10 Things To Do the Summer Before College
It’s summertime and the livin’ is easy! Just kidding. You start college in a few months. You have a ton to do. Whether you’re prepping for campus life or gearing up for your first semester of online college, now’s the time to get your affairs in order. The more you do before school starts, the easier your transition will be. It may seem like there’s a lot to get done in just a few months—especially when most of us would rather be beaching, barbecuing, and chasing fireflies. (Don’t act like you’re too cool for it. Everybody loves fireflies. They’re freakin’ enchanting.)
- You can do so many fun and interesting things the summer before college: from shopping to preparing for school, spending quality time with your friends and family, or just maximizing the freedom to do and think nothing about school.
- Many incoming first-year college students are adamant and scared to start their post-secondary years. That’s why summer is a perfect time for them to prepare themselves mentally and physically for what lies ahead.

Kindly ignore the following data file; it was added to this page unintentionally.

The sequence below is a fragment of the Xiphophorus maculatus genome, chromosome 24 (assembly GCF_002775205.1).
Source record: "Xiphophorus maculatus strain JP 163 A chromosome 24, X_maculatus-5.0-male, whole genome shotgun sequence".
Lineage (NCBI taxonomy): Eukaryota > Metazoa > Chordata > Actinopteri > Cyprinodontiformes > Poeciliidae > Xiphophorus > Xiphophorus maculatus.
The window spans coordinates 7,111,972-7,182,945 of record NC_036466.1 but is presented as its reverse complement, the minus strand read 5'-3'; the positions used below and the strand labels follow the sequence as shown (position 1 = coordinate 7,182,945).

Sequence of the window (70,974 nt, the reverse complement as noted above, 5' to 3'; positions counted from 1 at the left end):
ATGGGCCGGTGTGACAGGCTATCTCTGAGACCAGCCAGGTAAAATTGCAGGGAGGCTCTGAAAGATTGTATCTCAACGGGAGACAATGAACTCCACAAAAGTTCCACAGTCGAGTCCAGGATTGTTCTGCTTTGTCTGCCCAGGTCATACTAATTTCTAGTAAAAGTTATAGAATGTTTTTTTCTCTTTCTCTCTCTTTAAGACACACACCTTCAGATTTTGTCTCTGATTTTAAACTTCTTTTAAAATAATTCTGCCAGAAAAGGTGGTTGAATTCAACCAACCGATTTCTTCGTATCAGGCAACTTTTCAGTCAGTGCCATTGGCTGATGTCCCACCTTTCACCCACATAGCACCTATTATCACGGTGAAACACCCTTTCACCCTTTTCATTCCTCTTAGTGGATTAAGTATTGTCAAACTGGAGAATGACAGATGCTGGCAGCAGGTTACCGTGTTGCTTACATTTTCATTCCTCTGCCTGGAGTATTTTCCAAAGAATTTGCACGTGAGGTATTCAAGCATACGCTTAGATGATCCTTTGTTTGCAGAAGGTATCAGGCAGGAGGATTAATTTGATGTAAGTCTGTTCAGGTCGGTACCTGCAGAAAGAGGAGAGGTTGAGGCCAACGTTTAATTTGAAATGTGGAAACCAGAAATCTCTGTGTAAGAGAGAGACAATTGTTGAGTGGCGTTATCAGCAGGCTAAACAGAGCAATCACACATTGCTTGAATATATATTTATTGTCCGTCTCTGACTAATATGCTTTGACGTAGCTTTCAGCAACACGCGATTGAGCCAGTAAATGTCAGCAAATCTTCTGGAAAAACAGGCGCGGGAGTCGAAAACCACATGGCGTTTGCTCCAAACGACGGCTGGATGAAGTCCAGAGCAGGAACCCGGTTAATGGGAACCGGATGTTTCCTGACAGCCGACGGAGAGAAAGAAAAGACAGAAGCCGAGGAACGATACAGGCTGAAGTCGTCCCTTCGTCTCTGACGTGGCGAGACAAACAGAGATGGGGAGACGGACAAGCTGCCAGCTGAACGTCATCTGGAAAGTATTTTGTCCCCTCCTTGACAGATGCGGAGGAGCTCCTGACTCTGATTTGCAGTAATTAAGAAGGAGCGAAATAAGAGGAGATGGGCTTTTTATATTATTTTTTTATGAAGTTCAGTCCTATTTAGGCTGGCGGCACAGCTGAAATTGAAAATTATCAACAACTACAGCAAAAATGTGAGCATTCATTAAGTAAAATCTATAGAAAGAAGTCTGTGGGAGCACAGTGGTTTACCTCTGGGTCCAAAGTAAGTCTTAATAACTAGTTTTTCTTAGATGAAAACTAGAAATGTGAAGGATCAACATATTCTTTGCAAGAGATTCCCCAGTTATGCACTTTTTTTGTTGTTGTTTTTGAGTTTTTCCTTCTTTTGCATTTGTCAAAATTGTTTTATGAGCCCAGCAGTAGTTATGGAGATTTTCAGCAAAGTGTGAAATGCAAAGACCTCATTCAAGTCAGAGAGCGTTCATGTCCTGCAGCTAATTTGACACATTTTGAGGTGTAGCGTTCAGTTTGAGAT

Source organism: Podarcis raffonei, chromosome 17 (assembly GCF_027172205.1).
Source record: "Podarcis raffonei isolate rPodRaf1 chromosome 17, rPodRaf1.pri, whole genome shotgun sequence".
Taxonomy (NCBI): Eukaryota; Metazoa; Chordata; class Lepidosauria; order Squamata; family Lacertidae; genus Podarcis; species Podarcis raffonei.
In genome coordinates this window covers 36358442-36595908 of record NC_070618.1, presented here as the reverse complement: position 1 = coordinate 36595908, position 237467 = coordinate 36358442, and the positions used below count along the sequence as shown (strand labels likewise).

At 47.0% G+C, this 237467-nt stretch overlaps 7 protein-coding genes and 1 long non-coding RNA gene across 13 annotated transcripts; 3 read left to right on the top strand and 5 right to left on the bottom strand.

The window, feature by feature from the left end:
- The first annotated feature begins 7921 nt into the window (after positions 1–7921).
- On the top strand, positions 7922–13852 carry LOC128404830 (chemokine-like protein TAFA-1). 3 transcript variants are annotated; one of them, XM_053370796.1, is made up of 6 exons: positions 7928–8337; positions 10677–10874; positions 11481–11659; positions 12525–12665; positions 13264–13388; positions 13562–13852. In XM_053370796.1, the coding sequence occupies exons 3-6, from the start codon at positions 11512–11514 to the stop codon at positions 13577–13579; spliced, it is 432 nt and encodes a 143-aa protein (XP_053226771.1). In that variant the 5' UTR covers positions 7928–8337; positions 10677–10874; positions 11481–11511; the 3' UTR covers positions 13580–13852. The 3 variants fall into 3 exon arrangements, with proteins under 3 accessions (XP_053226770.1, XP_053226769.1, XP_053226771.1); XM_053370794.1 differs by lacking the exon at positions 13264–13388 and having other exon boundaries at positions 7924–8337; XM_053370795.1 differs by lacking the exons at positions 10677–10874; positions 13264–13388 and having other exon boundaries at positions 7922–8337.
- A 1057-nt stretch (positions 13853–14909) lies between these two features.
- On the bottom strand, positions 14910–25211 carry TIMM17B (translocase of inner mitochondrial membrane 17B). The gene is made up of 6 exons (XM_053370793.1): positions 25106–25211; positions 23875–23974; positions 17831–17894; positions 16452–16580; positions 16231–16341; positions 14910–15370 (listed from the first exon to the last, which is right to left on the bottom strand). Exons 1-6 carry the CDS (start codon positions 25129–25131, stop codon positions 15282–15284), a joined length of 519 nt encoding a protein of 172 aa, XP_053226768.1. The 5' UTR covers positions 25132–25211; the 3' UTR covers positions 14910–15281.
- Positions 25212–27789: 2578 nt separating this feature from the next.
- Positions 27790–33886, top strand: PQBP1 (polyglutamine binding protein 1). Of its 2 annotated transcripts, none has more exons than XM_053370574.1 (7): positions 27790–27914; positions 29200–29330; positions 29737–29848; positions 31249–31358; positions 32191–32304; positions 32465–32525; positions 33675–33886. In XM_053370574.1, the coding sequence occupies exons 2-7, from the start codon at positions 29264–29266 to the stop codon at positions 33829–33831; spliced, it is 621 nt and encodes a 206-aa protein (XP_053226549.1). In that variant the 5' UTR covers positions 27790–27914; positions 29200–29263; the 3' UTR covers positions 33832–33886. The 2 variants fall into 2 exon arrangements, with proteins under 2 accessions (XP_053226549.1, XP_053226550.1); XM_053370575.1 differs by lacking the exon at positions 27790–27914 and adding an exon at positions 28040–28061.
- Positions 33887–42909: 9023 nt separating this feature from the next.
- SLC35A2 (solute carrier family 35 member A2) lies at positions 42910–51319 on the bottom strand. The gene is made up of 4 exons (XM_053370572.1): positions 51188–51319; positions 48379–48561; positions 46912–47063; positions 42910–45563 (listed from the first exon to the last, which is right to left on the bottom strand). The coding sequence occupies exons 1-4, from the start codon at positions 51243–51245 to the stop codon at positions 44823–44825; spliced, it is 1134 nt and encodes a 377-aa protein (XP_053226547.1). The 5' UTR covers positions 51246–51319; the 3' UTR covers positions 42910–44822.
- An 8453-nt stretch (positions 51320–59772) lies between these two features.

- Summer classes are great options to help students prepare for college. So many schools offer these classes, all aimed at preparing incoming college students for the real challenging world of college life.
Making the Most of the Season Before Attending College
Ah, the last summer before you finally go to college. Incoming students feel eager and excited to finally experience the “full freedom” that is college life (and dorm life), but also nervous about turning over a new leaf in your life!
It’s normal to have mixed feelings and okay to feel overwhelmed. The high-school-to-college transition evokes a complex mix of emotions.
Avoid the Summer Slide
One research study indicated that students are prone to experience what experts call a “summer learning loss” each year.